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Distinct within North America: living standards in French Canada, 1688–1775

  • Vincent J. Geloso
Original Paper

Abstract

I use a novel dataset of prices and wages from the French colony of Quebec (Canada’s second largest province today) to measure colonial-era living standards. Following Allen’s (Explor Econ Hist 38(4):411–447, 2001; The British industrial revolution in global perspective, Cambridge University, Cambridge, 2009; Econ Hist Rev 68(1):1–22, 2015) welfare-ratios approach, I find that Quebec was poorer than the American colonies and London, but somewhat richer than Paris and Southern England. The Quebec–Paris comparison is sensitive to changes in the basket used to compare wages. Shifting from a bare bones basket to a respectable basket, Quebec loses its advantage over Paris, but remains poorer than the American colonies and London.

Keywords

Canadian economic history Quebec economic history Colonial origins of divergence Living standards Welfare ratios Real wages 

JEL Classification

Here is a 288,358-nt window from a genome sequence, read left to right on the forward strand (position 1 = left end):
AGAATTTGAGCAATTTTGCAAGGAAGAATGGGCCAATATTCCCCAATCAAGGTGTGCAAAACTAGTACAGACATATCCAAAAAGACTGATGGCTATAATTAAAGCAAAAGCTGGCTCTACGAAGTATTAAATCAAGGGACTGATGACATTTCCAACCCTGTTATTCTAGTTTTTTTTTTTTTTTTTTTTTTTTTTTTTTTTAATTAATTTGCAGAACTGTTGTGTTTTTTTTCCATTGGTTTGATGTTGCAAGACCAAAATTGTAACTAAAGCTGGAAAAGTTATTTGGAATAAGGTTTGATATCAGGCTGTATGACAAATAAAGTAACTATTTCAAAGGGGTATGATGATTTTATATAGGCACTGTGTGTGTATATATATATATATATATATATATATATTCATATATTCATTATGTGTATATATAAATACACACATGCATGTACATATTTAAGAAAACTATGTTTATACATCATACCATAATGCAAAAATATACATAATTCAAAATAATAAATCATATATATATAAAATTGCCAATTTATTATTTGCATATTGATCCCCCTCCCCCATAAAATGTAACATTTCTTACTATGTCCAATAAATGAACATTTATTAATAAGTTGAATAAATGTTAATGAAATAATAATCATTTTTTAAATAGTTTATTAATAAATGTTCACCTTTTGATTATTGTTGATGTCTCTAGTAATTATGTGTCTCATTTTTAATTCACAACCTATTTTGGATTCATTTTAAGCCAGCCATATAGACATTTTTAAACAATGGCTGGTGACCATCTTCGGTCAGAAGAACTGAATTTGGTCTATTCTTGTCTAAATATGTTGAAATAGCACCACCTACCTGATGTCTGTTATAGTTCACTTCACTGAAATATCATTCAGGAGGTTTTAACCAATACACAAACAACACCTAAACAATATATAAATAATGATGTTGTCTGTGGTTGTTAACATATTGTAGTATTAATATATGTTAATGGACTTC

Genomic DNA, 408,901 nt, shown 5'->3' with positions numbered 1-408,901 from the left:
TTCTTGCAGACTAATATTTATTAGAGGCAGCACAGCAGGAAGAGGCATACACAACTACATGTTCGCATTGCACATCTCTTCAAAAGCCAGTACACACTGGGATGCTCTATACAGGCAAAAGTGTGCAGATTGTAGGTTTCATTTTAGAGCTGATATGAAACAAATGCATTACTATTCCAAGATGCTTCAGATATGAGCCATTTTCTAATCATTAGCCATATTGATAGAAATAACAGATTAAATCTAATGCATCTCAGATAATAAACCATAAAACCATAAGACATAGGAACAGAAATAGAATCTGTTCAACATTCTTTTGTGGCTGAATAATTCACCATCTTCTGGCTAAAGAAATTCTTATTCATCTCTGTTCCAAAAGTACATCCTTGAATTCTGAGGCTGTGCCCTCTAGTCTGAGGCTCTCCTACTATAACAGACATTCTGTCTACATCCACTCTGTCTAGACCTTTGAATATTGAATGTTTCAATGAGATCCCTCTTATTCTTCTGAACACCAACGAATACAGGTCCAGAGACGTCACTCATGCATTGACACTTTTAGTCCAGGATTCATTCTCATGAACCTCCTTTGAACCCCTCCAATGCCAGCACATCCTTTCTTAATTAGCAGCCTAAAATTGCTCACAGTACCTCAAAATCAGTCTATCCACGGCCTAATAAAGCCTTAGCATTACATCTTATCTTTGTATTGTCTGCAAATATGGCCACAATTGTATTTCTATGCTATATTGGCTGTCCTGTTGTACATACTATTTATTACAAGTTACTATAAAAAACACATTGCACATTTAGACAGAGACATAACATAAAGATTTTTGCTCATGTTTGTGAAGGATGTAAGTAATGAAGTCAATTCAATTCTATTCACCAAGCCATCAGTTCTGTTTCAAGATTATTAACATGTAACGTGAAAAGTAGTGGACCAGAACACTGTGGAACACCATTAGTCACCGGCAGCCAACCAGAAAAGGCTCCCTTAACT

N11 N31 N91 

Notes

Acknowledgements

The authors wishes to acknowledge the help of Alexandra Foucher, Stephen Broadberry, Chris Minns, Alexandre Padilla, Gloria Main, Vadim Kufenko, Judy Stephenson, Peter Sims, Jeffrey Williamson and Peter Lindert. Special acknowledgments go to Gilles Paquet and Peter Gagné. Professor Paquet helped me navigate the sources thanks to his pioneering work in Quebec's economic history and who also provided numerous comments early on. Mr. Gagné, the archivist of the Séminaire de Québec and the Musée de la Civilisation de Québec, helped me understand the sources I was using and gave me the necessary materials to assess the strengths and weaknesses of the data. Finally, I thank Claude Diebolt and the anonymous referees who provided insightful comments prior to publication. All errors remain my own.

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Authors and Affiliations

  1. 1.Department of EconomicsBates CollegeLewistonUSA

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